Text and Photo by Henrylito D. Tacio
Humorist Erma Bombeck, the author of several books, including the best-selling, You Know It’s Time To Go Home When You Looked Like Your Passport Picture, once told a story of a little lost girl who doesn’t know whether she would miss her departing father:
“One morning, my father didn’t get up and go to work. He went to the hospital and died the next day. I hadn’t thought that much about him before. He was just someone who left and came home and seemed glad to see everyone at night. He opened the jar of pickles when no one else could. He was the only one in the house who wasn’t afraid to go into the basement by himself.
“He cut himself shaving, but no one kissed it or got excited about it. It was understood when it rained, he got the car and brought it around the door. When anyone was sick, he went out to get the prescription filled. He took lots of pictures, but he was never in them.
“Whenever I played house, the mother doll had a lot to do. I never knew what to do with the daddy doll, so I had him say, ‘I’m going off to work now,’ and threw him under the bed.
“The funeral was in our living room and a lot of people came and brought all kinds of good food and cakes. We had never had so much company before. I went to my room and felt under the bed for the daddy doll. When I found him, I dusted him off and put him on my bed. He never did anything. I didn’t know his leaving would hurt so much.”
Of course, the head of the family is the father. “A father is a man who expects his son to be as good a man as he meant to be,” Frank A. Clark once said.
But what can a father do? If someone would ask his son, what would be his answer? Here’s a compilation: 4 years (“My daddy can do anything!”), Seven years (“My dad knows a lot… a whole lot”), eight years (“My father does not know quite everything”), 12 years (“O well, naturally, Father does not know that either”), 14 years (“Oh, Father? He’s hopelessly old-fashioned”), 21 years (“Oh, that man – he’s out-of-date”), 25 years (“He knows a little bit about it”), 35 years (“Before we decide, we’ll get Dad’s idea first”), 50 years (“What would Dad have thought about that?”), 60 years (“My dad knew literally everything!”), and 65 (“I wish I could talk it over with Dad once more”).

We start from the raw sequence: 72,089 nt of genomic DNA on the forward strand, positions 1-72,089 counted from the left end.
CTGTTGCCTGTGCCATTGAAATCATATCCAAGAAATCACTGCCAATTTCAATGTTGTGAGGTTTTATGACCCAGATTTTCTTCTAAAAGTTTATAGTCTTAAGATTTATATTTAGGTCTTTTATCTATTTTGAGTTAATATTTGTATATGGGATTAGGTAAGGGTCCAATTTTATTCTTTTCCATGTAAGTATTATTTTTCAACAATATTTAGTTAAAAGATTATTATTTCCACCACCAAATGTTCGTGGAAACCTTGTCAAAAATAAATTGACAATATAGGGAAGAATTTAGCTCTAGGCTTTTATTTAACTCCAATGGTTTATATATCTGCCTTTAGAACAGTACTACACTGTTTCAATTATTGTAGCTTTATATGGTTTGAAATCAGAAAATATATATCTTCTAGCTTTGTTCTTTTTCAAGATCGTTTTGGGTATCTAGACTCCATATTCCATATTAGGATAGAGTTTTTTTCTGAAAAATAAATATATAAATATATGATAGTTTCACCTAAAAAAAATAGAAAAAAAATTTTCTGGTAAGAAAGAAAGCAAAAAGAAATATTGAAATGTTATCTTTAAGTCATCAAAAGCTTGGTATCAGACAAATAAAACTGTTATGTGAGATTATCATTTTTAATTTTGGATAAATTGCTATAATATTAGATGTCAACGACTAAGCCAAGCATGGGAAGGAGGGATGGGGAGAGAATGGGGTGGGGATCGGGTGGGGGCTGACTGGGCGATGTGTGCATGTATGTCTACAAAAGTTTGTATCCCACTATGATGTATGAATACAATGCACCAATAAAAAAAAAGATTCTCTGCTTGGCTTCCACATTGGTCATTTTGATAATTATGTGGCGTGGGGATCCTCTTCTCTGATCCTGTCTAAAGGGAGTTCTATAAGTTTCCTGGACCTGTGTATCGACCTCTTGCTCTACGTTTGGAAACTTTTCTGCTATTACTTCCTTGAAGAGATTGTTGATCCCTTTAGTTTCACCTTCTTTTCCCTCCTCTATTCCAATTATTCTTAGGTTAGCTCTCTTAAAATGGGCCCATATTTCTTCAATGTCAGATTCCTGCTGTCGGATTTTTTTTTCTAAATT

But “the best gift a father can give to his son is the gift of himself – his time. For material things mean little if there is not someone to share them with,” to quote the words of C. Neil Strait.
To celebrate Father’s Day, allow me to share another touching story sent to me via e-mail by a friend:
At an airport, I overheard a father and daughter in their last moments together. The daughter’s plane’s departure had been announced, and they were standing near the door when the father said to his daughter, “I love you. I wish you enough.”
She said, “Daddy, our life together has been more than enough. Your love is all I ever needed. I wish you enough, too, Daddy.” They kissed goodbye, and she left. He walked over toward the window where I was seated.
Standing there, I could see he wanted and needed to cry. I tried not to intrude on his privacy, but he welcomed me in by asking, “Did you ever say goodbye to someone knowing it would be forever?”
“Yes, I have,” I replied.
Saying that brought back memories I had of expressing my love and appreciation for everything my dad had done for me. Recognizing that his days were limited, I took the time to tell him face-to-face how much he meant to me. So I knew what this man was experiencing.
“Forgive me for asking, but why is this forever goodbye?” I asked. “I am old, and she lives much too far away. I have challenges ahead, and the reality is, her next trip back will be for my funeral,” he said. When you were saying goodbye, I heard you say, ‘I wish you enough.’ May I ask what that means?”
He began to smile. “That’s a wish that has been handed down from other generations. My parents used to say it to everyone,” he said. He paused for a moment, looking up as if trying to remember it in detail, and then he smiled even more.
“When we said ‘I wish you enough,’ we want the other person to have a life filled with enough good things to sustain them,” he continued, and then turning toward me, he shared the following as if he were reciting it from memory.
“I wish you enough sun to keep your attitude bright. I wish you enough rain to appreciate the sun more. I wish you enough happiness to keep your spirit alive. I wish you enough pain so that the smallest joys in life appear much bigger.
“I wish you enough gain to satisfy your desire. I wish you enough loss to appreciate all that you possess. I wish you enough ‘Hellos’ to get you through the final Good-bye.'”
He then began to sob and walked away.
It is said that “tt takes a minute to find a special person, an hour to appreciate them, a day to love them, but then an entire life to forget them.”
I wish you enough!